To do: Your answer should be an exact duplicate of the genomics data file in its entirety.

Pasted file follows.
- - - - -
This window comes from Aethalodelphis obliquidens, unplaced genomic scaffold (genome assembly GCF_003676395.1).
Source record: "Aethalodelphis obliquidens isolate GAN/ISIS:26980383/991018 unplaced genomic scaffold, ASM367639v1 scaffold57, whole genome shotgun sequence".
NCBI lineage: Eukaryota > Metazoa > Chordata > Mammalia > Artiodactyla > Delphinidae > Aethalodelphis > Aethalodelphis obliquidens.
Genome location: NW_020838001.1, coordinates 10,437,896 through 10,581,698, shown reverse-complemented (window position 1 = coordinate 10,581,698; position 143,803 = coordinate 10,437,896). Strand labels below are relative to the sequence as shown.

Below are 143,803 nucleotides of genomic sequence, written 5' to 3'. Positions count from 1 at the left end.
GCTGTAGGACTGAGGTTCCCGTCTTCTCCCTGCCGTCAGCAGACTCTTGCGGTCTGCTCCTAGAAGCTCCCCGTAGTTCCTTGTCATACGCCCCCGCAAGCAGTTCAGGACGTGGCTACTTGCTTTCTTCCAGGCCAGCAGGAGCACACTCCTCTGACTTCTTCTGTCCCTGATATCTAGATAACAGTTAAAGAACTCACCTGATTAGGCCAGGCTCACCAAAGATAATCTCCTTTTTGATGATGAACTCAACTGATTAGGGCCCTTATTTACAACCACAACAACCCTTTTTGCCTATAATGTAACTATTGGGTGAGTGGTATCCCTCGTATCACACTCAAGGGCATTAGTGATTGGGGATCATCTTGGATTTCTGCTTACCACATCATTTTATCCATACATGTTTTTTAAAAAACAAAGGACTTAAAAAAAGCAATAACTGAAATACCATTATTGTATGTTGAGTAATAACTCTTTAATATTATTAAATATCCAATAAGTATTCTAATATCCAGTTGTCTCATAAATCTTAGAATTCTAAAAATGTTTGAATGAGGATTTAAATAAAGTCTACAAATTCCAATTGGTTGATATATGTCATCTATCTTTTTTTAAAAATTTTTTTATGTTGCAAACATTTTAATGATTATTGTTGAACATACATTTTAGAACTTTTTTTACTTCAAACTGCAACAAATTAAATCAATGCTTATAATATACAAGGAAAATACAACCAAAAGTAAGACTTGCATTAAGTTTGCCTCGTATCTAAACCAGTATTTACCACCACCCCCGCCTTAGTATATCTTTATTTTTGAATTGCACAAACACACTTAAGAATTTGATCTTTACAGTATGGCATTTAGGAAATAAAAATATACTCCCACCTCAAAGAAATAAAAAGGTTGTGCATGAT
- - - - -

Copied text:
This window comes from Aethalodelphis obliquidens, unplaced genomic scaffold (genome assembly GCF_003676395.1).
Source record: "Aethalodelphis obliquidens isolate GAN/ISIS:26980383/991018 unplaced genomic scaffold, ASM367639v1 scaffold57, whole genome shotgun sequence".
NCBI lineage: Eukaryota > Metazoa > Chordata > Mammalia > Artiodactyla > Delphinidae > Aethalodelphis > Aethalodelphis obliquidens.
Genome location: NW_020838001.1, coordinates 10,437,896 through 10,581,698, shown reverse-complemented (window position 1 = coordinate 10,581,698; position 143,803 = coordinate 10,437,896). Strand labels below are relative to the sequence as shown.

Below are 143,803 nucleotides of genomic sequence, written 5' to 3'. Positions count from 1 at the left end.
GCTGTAGGACTGAGGTTCCCGTCTTCTCCCTGCCGTCAGCAGACTCTTGCGGTCTGCTCCTAGAAGCTCCCCGTAGTTCCTTGTCATACGCCCCCGCAAGCAGTTCAGGACGTGGCTACTTGCTTTCTTCCAGGCCAGCAGGAGCACACTCCTCTGACTTCTTCTGTCCCTGATATCTAGATAACAGTTAAAGAACTCACCTGATTAGGCCAGGCTCACCAAAGATAATCTCCTTTTTGATGATGAACTCAACTGATTAGGGCCCTTATTTACAACCACAACAACCCTTTTTGCCTATAATGTAACTATTGGGTGAGTGGTATCCCTCGTATCACACTCAAGGGCATTAGTGATTGGGGATCATCTTGGATTTCTGCTTACCACATCATTTTATCCATACATGTTTTTTAAAAAACAAAGGACTTAAAAAAAGCAATAACTGAAATACCATTATTGTATGTTGAGTAATAACTCTTTAATATTATTAAATATCCAATAAGTATTCTAATATCCAGTTGTCTCATAAATCTTAGAATTCTAAAAATGTTTGAATGAGGATTTAAATAAAGTCTACAAATTCCAATTGGTTGATATATGTCATCTATCTTTTTTTAAAAATTTTTTTATGTTGCAAACATTTTAATGATTATTGTTGAACATACATTTTAGAACTTTTTTTACTTCAAACTGCAACAAATTAAATCAATGCTTATAATATACAAGGAAAATACAACCAAAAGTAAGACTTGCATTAAGTTTGCCTCGTATCTAAACCAGTATTTACCACCACCCCCGCCTTAGTATATCTTTATTTTTGAATTGCACAAACACACTTAAGAATTTGATCTTTACAGTATGGCATTTAGGAAATAAAAATATACTCCCACCTCAAAGAAATAAAAAGGTTGTGCATGAT